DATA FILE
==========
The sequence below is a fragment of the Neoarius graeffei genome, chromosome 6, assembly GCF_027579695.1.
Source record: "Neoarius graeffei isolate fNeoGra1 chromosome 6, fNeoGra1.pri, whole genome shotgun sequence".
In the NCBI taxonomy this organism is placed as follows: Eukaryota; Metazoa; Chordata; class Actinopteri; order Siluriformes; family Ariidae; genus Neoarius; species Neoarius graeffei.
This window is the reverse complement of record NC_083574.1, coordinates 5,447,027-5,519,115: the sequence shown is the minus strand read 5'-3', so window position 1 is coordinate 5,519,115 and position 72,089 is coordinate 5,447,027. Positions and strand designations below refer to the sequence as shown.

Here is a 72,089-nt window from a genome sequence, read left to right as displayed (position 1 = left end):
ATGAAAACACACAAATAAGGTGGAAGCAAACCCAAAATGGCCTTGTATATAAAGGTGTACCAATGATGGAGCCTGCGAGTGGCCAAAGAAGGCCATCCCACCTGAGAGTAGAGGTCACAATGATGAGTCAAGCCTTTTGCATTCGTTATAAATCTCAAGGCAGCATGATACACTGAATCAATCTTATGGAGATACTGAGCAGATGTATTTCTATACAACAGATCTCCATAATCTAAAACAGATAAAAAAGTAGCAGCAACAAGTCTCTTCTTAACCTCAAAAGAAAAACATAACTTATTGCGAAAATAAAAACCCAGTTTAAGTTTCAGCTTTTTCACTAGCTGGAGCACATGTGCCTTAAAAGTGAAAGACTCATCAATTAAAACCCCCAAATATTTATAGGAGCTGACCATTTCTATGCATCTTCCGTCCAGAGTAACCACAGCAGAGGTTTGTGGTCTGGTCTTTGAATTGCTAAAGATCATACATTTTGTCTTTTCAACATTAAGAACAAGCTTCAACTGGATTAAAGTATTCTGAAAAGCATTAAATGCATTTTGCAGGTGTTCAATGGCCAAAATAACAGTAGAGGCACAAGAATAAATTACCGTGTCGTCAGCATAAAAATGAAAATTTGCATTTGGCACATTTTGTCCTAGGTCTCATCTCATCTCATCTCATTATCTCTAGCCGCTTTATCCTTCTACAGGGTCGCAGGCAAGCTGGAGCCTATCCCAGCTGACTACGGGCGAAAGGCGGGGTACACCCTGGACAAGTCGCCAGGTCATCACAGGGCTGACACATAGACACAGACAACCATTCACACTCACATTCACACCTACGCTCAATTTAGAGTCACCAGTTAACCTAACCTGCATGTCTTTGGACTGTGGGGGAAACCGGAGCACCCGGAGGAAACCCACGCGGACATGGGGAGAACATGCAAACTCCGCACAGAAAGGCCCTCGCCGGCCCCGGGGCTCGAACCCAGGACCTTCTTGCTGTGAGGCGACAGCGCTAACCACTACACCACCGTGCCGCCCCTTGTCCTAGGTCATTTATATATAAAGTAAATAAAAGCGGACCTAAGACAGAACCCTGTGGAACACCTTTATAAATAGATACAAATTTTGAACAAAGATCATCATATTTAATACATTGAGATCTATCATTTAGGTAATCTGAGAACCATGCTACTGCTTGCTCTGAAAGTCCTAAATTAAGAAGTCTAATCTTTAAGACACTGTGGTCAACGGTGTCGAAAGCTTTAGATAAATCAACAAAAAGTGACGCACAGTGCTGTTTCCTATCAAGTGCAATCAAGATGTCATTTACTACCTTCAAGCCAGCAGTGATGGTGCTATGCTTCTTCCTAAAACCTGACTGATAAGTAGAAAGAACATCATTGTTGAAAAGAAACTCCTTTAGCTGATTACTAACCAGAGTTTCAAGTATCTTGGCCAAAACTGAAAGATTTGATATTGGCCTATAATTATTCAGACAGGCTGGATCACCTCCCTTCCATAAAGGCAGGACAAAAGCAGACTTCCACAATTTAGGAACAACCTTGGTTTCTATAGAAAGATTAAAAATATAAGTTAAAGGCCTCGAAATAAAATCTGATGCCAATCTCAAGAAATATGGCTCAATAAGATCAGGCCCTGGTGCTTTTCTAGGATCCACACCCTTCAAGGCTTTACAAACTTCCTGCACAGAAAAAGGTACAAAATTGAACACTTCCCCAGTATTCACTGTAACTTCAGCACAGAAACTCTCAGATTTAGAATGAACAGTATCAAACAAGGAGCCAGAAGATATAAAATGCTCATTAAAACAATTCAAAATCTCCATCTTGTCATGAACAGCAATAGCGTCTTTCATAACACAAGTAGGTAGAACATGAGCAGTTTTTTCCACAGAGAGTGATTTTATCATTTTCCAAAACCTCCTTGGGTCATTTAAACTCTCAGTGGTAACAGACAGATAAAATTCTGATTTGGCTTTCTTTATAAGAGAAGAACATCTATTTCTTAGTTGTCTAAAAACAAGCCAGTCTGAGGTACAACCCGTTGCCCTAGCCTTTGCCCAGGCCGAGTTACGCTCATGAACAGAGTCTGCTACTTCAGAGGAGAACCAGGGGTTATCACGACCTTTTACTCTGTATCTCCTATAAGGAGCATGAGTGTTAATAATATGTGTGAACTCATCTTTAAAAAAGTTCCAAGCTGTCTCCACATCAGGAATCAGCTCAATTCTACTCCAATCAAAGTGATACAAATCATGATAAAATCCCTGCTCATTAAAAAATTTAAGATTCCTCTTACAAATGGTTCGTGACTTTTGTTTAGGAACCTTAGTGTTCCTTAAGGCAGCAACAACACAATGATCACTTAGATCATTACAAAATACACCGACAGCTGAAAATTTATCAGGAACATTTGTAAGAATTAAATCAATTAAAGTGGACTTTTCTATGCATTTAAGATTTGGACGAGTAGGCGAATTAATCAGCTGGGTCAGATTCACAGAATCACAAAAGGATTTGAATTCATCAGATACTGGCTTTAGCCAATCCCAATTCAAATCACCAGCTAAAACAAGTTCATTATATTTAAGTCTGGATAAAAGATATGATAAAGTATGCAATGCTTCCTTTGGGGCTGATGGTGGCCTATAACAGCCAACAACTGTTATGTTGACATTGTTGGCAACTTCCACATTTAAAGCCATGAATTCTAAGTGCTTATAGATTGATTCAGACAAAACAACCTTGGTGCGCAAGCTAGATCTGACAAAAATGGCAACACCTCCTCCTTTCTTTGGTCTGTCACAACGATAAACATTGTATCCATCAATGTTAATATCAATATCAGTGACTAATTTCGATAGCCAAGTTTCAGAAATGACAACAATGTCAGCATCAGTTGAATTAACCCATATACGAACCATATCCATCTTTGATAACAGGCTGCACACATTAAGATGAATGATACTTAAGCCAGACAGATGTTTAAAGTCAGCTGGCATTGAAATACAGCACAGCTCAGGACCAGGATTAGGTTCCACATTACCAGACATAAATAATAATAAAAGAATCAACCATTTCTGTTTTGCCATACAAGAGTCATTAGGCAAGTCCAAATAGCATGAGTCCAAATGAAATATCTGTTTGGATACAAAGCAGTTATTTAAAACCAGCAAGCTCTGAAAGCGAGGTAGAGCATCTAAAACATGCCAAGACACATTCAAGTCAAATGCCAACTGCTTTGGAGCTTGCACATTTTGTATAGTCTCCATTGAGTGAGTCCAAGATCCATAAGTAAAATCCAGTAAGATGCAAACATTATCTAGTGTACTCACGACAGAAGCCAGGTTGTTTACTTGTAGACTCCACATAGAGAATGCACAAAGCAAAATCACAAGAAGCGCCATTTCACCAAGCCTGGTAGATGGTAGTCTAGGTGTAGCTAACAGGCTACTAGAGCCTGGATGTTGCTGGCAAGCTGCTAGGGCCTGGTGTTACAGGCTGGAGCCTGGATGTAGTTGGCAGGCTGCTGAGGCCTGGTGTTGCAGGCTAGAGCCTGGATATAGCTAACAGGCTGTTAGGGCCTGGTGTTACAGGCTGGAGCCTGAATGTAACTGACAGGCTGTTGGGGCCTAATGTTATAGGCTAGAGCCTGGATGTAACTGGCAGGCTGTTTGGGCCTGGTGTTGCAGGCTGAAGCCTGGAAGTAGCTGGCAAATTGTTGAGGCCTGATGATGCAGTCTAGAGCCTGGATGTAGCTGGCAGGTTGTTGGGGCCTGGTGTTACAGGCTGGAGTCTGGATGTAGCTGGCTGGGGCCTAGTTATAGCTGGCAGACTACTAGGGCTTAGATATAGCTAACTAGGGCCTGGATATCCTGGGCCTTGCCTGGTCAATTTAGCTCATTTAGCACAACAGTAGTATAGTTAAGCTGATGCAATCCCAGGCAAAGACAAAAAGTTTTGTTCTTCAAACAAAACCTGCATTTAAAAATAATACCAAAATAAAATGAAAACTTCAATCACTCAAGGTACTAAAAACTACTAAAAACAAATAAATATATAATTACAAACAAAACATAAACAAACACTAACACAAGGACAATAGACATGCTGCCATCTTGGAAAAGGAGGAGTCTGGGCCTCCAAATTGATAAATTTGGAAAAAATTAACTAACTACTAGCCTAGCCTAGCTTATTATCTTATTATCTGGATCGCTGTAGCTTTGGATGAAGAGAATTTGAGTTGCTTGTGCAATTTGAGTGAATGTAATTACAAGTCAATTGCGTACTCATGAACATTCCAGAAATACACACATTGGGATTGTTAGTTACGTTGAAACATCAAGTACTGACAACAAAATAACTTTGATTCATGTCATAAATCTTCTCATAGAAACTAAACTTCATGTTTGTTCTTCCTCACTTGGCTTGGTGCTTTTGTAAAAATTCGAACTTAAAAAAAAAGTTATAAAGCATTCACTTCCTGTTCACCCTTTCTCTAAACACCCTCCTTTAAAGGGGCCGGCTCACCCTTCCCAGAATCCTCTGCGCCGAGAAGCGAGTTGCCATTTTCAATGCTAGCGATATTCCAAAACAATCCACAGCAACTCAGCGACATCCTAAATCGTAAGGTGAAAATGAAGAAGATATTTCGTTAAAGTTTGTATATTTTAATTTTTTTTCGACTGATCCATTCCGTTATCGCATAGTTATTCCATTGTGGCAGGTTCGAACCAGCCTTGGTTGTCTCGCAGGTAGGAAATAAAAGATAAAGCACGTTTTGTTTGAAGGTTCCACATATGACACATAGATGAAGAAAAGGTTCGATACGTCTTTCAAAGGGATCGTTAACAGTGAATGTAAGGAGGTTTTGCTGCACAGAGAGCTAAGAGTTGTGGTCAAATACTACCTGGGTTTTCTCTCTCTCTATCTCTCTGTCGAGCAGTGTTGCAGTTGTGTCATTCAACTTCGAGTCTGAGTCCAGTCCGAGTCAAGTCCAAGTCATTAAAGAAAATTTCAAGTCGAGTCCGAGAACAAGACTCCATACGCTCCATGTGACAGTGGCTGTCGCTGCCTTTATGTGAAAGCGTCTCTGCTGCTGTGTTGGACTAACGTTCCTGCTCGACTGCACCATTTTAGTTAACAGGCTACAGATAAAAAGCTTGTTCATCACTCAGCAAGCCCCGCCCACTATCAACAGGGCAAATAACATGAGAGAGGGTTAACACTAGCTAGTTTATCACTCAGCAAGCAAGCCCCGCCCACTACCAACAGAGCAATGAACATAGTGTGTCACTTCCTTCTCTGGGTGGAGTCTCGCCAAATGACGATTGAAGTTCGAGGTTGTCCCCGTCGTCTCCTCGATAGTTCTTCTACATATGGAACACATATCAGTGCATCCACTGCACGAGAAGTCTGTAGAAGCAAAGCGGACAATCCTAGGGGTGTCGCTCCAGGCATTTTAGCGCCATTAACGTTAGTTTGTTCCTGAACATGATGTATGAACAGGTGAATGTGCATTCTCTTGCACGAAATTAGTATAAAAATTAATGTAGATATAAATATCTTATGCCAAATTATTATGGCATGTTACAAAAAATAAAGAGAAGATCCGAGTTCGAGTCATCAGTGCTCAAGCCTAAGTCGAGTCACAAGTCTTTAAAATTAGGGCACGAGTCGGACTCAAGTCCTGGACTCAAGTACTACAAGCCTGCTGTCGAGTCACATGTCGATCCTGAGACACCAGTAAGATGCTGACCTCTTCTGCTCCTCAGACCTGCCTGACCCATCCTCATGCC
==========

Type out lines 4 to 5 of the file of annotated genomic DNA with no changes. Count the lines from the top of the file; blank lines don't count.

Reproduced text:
This window is the reverse complement of record NC_083574.1, coordinates 5,447,027-5,519,115: the sequence shown is the minus strand read 5'-3', so window position 1 is coordinate 5,519,115 and position 72,089 is coordinate 5,447,027. Positions and strand designations below refer to the sequence as shown.

Here is a 72,089-nt window from a genome sequence, read left to right as displayed (position 1 = left end):